Improved financial conditions are yielding stronger economic activity
Global economic activity has strengthened over the past several months (figure 4). The turn around, which began in the East Asia & Pacific region, has spread more widely. Developing-country industrial production grew at a 5.1 percent annualized pace during the first quarter of 2013 (0.6 percent if China is excluded), and high-income-country industrial production expanded at a 2.9 percent annualized pace.
Aggregate industrial activity has picked up
Source: World Bank, Datastream
Despite Euro Area weakness, high-income-country GDP growth strengthened in the first quarter of 2013.
In the United States, GDP rose 2.4 percent in the first quarter of 2013, despite sharp payroll tax increases that have cut into consumer incomes. The strength was supported by a recovering housing market (house prices are at a two-year high) and an increase in payroll jobs (more than ½ a million jobs were added in the first quarter). Investment demand, which was unusually weak in the second half of 2012, has also contributed (durable goods orders increased at a 20 percent annualized pace through March, although order growth has since eased).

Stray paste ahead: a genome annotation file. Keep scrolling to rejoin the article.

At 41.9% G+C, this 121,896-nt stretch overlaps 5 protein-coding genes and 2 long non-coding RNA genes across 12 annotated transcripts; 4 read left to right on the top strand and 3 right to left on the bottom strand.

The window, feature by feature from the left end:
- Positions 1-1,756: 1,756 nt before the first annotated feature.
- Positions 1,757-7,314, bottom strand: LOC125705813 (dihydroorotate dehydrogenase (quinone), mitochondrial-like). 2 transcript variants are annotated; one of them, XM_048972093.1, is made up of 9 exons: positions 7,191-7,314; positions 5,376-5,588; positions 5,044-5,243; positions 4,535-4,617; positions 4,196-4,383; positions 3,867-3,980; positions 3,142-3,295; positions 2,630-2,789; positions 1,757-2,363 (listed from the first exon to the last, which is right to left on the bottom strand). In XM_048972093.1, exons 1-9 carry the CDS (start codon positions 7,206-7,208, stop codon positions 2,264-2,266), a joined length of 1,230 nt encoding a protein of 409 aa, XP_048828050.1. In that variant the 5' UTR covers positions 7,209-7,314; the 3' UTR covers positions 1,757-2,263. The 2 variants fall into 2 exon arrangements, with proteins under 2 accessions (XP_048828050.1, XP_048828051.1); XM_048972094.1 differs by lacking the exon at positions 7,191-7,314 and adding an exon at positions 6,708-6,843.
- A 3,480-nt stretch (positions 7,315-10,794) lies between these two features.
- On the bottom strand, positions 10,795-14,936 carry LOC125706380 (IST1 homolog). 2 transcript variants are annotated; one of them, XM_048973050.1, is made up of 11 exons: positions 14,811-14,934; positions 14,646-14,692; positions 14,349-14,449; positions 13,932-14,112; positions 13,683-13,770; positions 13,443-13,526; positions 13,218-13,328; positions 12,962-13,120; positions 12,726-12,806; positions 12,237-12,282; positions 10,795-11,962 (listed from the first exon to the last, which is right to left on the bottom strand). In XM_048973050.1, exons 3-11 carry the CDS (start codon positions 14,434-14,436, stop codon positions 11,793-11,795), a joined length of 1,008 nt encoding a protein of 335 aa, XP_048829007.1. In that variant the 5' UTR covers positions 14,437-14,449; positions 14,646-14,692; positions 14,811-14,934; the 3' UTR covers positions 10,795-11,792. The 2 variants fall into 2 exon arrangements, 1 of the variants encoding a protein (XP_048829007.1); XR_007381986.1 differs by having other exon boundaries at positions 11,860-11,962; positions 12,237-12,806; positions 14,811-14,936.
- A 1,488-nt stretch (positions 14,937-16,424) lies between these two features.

In Japan, the move toward a much more relaxed monetary and fiscal policy (first announced in November 2012 but made more concrete during the first quarter of 2013) prompted a sharp acceleration in GDP, which grew at a 4.1 percent annualized pace in the first quarter of 2013.
In the Euro Area, GDP contracted once again in the first quarter, declining at a 0.8 percent (saar, -0.2% q/q sa), with growth in Germany turning marginally positive. For the region as a whole, industrial production expanded at a 0.7 percent annualized rate in the first quarter, and the annualized pace of decline among high-spread economies eased to only 0.3 percent.